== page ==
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Tips to Find a Summer Job That Benefits Your Major

by Doris Hall (2019-09-13)

The summer is a time for rest and relaxation; the burden of class schedules and write a paper for me are gone for the next three months. However, the summer is also an opportunity to build your future. While you might have a break from studying and writing papers, you should still be thinking about how to build your resume beyond your GPA. Here are a few tips to help you gain meaningful employment during those lazy summer months, while simultaneously aiding you in your quest for experience within your major:

Be a regular at your school's career center
A good place to start your search for a summer job relevant to your field is to go to your school's career center. You may think of the career center as a place to find a full-time job after graduation, but it also helps students find employment and internships while they're still in school. Talking to the counselors there can help you decide which jobs would be most beneficial for what you are trying to do. It's also a great way to make professional connections. Being referred to a position through a prestigious university can make you stand out on a list of potential employees. It's important to make these connections early so that you can get a leg up in the job market before graduating.

Talk to your professors
While they are most notably your instructors during class time, your professors are also a good source for finding available positions within your field. They've been in your shoes before as students themselves, and they have a wealth of experience about what it's like looking for a position relative to their studies. As the saying goes, ¨it's not what you know, it's who you know." While maintaining a 3.0 or greater GPA is crucial, having professional contacts and connections within the job market can give you an advantage over those who don't.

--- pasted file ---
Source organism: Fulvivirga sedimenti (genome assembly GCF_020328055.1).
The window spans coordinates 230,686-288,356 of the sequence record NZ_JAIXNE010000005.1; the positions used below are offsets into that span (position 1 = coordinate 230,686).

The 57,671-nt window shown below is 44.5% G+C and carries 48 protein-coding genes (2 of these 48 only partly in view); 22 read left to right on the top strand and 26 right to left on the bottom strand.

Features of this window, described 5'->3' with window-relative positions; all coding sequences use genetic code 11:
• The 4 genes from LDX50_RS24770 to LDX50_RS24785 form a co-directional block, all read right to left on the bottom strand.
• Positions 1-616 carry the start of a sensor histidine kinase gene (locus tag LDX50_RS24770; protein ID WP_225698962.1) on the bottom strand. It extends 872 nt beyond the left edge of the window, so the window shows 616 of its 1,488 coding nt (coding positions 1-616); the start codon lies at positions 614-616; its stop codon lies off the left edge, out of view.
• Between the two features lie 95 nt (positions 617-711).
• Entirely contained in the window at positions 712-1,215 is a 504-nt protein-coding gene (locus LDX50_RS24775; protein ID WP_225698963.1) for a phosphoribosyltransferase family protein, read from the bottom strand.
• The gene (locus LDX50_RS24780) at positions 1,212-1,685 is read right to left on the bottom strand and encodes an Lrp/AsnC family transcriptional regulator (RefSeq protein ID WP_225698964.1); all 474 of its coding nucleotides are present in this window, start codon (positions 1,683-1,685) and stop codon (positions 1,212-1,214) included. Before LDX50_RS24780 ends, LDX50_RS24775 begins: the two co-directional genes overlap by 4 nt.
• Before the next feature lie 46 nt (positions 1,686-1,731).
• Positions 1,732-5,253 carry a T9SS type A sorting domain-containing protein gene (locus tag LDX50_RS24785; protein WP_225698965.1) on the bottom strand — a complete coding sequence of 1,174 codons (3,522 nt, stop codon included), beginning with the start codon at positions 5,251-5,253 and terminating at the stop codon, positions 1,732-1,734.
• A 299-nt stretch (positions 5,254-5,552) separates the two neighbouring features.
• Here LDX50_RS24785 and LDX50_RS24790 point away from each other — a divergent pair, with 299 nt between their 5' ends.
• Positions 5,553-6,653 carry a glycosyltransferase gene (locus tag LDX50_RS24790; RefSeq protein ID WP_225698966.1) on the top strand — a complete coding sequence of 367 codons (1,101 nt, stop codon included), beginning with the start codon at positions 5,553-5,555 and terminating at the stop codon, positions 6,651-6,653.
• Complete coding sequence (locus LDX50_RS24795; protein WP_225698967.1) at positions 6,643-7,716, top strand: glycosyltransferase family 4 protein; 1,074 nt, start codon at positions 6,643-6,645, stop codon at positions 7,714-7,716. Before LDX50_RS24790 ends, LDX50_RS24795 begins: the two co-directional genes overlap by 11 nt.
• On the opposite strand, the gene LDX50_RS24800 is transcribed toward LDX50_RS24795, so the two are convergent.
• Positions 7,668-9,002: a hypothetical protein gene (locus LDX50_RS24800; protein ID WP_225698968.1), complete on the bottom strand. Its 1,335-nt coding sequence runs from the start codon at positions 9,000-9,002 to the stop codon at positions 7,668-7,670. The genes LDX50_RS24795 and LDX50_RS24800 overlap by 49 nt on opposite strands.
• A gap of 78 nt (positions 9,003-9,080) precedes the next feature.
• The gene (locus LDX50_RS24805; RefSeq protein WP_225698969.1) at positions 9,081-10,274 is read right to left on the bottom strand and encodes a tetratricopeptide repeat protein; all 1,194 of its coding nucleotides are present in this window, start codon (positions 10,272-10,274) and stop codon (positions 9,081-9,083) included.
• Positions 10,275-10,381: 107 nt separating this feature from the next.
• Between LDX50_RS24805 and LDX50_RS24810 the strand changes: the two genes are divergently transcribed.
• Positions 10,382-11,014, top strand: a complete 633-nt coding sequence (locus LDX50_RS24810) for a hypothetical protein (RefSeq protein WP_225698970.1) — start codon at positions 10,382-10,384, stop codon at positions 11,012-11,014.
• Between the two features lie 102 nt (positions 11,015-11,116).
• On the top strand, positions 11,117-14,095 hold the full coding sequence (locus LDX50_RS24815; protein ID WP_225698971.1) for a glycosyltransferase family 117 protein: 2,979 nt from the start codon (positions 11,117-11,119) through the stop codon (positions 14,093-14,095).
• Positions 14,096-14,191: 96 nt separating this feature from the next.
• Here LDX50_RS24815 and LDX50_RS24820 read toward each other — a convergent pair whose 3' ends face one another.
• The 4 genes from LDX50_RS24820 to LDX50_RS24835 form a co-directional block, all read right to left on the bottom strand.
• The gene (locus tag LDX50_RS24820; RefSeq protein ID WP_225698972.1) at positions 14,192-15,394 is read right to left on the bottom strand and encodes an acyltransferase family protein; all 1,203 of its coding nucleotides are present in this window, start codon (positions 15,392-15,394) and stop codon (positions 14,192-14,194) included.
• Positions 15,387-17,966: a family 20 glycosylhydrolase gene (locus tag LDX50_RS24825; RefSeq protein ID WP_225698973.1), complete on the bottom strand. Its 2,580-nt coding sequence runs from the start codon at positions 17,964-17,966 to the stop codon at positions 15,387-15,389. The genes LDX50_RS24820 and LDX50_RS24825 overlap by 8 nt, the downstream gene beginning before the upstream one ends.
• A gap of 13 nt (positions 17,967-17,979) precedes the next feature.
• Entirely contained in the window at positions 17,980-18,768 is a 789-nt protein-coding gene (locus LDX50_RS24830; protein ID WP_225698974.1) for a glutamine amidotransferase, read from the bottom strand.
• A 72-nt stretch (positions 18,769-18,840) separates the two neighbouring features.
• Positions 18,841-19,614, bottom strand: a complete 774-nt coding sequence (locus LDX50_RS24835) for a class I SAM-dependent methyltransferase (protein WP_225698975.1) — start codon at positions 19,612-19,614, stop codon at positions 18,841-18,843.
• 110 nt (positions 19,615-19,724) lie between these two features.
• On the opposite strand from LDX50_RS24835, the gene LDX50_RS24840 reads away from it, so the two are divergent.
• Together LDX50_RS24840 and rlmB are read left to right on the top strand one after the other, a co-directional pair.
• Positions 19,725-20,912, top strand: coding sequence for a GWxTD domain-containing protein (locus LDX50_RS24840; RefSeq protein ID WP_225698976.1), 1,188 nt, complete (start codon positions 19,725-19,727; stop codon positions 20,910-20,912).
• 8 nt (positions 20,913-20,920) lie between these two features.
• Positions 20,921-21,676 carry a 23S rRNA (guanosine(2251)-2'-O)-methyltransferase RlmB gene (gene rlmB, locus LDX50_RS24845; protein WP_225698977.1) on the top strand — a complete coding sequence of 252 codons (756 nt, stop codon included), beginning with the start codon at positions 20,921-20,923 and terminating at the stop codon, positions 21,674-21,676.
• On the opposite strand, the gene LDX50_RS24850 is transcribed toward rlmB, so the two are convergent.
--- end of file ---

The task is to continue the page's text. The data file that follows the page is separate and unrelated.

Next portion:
Stay on good terms with your current employer
If you are already working, it is important to remain on good terms with your current employer. Recommendations are important for your future position, whether it is within the company or within another. Being on good terms with your employer on your way out leaves a good impression; it demonstrates humility and a good work ethic, which are often characteristics sought by future employers. As previously mentioned, it is important to maintain those professional connections, as they are invaluable for opening doors in your future career.

Don't be afraid to network
Social media is the most utilized form of communication in the 21st century, and employers are taking full advantage. Likewise, so should students on the verge of a job search. Twitter and Facebook are great for learning about potential openings at different companies, but these sites can also do more damage than good. Therefore, you should either maintain a professional profile on your account or increase your privacy settings. Another option would be to connect with industry professionals using a professional networking site like LinkedIn. Employers are much more likely to find you on LinkedIn, and it can greatly simplify the job search process.


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